10 Ways to Battle Mean Girls (with Love)

battle mean girls with kindness
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Have you ever noticed just how draining negative energy is? Complaining, gossiping, being jealous—the days I find myself caught in these circles, I come home exhausted and need a nap in order to make it through dinner. While it may be easy to complain, gossip and hate, the healthiest decisions are to love, forgive, and understand.

While eliminating these negative facets from my life is very difficult, it comes with great rewards; I am more productive, have more energy, and have stronger relationships. Here’s how to love your enemies and reap the same rewards:

Compliment your enemy.

It may be easier to spot what someone’s doing wrong, but try to compliment her or him when doing something right. It’s a sign of respect that can help bolster relationships.

Recognize your enemy’s strengths.

Focusing on people’s weaknesses can validate not liking them.  

Instead of ruminating on how ugly her sweater is, how annoying her voice is, how incompetent she is at her job, flip the script and focus on your enemy’s strengths. Instead of reinforcing dislike, it builds camaraderie and respect.

See your enemy as human.

Often times when we create enemies, we dehumanize them by are making up nicknames for them, making fun of their nasally voice, looking at them as static and unchanging. Ultimately what all of this does is allow us to look at them as sub-human, and allows us to justify our hatred. Instead, recognize them as the fellow human they are–with assets, feelings and flaws, just like you.

Treat your enemy like you would a friend.

Once we make enemies, our natural tendencies are to turn our backs when they are talking, refuse to participate in their conversations, turn our noses up when we see them and exclude them from social activities. Instead, remember that all people should be treated fairly, no matter what the situation is.

Ask for a favor.

Benjamin Franklin once said the best way to friend your enemies is to ask for help. These kind of situations often stem from a power play, and by asking your enemy for a favor, you are therefore allowing yourself to be in a vulnerable position. By giving them an opportunity to help and build compassion, you’re stomping out negative vibes. Start with a small favor, such as holding open the door or signing a card for someone else to help shift dynamics into a more compassionate place.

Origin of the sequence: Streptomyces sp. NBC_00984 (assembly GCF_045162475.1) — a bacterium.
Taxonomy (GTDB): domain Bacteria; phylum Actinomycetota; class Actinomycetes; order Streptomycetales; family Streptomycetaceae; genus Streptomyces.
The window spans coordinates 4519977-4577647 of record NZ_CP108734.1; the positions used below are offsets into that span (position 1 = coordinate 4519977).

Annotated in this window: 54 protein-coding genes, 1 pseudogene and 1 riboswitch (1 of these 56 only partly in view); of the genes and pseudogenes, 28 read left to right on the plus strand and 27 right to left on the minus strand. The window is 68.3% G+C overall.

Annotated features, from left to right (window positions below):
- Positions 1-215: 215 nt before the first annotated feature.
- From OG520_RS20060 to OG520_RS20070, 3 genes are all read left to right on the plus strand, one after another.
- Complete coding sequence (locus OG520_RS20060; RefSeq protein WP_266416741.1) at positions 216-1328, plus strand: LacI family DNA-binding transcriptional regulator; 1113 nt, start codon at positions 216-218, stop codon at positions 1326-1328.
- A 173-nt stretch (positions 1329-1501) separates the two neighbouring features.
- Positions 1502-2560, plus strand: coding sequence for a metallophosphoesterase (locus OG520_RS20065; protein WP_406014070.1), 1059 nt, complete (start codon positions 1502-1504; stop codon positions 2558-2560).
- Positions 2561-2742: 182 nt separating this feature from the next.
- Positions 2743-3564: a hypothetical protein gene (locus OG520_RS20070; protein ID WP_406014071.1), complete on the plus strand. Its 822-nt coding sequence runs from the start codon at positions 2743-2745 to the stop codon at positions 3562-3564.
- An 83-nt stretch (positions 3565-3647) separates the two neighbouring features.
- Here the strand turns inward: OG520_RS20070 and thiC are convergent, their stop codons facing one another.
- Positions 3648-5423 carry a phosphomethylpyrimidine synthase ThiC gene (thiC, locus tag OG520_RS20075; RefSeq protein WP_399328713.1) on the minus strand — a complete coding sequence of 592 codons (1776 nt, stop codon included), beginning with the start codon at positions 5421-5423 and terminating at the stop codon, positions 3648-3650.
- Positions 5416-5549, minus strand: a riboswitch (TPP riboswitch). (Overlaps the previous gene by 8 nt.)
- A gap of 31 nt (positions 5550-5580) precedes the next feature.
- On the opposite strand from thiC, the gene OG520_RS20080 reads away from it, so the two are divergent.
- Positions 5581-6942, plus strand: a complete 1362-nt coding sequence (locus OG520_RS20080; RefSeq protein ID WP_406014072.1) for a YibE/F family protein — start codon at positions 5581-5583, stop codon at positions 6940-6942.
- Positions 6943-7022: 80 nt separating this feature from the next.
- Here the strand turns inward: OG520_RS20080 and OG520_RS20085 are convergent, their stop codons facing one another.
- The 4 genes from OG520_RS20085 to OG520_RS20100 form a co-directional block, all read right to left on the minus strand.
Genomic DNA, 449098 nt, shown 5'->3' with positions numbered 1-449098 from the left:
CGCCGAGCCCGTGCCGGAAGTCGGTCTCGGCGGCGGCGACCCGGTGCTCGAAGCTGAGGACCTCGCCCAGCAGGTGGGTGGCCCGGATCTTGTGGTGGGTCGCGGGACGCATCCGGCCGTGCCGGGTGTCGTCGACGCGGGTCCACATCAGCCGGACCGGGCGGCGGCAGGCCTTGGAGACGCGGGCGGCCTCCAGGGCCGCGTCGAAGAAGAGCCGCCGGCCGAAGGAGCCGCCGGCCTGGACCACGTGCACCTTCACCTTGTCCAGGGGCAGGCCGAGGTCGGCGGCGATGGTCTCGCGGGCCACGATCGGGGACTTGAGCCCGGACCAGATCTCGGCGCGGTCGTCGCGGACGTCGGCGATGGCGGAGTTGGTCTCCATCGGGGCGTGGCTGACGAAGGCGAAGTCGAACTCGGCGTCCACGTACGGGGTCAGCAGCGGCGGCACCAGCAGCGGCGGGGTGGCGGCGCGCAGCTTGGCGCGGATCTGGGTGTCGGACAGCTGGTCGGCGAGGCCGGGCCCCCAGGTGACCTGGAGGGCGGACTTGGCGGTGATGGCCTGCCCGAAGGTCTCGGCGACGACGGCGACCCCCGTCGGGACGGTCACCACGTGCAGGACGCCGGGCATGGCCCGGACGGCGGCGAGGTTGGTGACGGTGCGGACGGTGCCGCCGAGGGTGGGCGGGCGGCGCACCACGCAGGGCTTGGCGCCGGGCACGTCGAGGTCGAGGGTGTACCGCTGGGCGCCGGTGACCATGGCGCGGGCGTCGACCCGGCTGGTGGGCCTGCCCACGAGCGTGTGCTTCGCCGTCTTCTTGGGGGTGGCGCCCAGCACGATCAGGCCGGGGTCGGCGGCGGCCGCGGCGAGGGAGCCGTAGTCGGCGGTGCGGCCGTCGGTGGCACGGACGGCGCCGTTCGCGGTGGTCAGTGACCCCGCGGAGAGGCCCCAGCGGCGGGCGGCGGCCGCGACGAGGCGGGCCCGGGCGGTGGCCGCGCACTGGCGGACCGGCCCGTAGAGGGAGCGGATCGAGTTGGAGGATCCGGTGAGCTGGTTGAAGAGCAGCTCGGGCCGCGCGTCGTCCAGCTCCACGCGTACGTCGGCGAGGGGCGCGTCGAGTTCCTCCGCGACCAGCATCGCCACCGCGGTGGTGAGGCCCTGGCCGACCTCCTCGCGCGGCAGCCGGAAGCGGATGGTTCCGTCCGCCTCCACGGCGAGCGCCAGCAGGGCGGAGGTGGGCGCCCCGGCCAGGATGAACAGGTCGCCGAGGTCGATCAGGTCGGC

Resist the temptation to gossip.

It’s natural: when we encounter another individual who has gossip on our enemy, we want to hear it. But talking trash is fleeting, and it typically makes us feel crappy afterward. So take the high road and don’t engage–it’s a move that will keep your conscious clean

Assume good intentions.

You never know what’s *really* going on with others, unless they tell you point blank. When unsure whether that stinky face was directed towards you, assume good intentions and try not to take things personally.

Say thank you.

“Please” and “thank you” go a long way, no matter who you’re dealing with. “Please” sometimes means “I’m in a position of vulnerability”, and “thank you” sometimes means “I’m recognizing your position of authority,” which are messages that anyone will positively respond to, whether they’re your friend or not.

Try to understand their viewpoint.

Often times, some of the largest wounds and dislikes towards people stem from miscommunication and misunderstanding. When we perceive someone having a different viewpoint or different lifestyle choice than our own, that difference threatens our sense of “truth”, and therefore, its easier for us to create enemies, ostracize them, Instead, take the time to consider their point of view. Do like Atticus Finch and remember, “You don’t know a person until you crawl around in their skin.”  

And, above all, forgive.

Try a new mantra: Forgive. The world is a tough place to navigate–and we’re all just doing our best. Sometimes you’re hanging on by a thread and need people to cut you a break, so cut other people some slack when they’re not acting how you feel they should. There’s a saying that goes something like “resentment is drinking poison and expecting the other person to get sick.” When all else fails, try forgiveness to eradicate the hate. 

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Lucy Ross | Editor-in-Chief

I went to NYU for Film & TV and had the entrepreneur’s spirit since being a tot when I contracted chores out to my older sister for a profit (ha!). I run Hello Lucy Design (a web management and design biz) full time as well as Editorial Direction for LikeABossGirls.com. As a full-of-energy go-getter, my motto is “Why the heck not?”. I'm a mid-western girl who has worked for the BBC in London, Nickelodeon in NYC, and Jazz Aspen Snowmass in Colorado. One of my proudest accomplishments was serving as Co-Director for three consecutive years for the Fusion Film Festival of NYU, celebrating women in film, TV, and new media.

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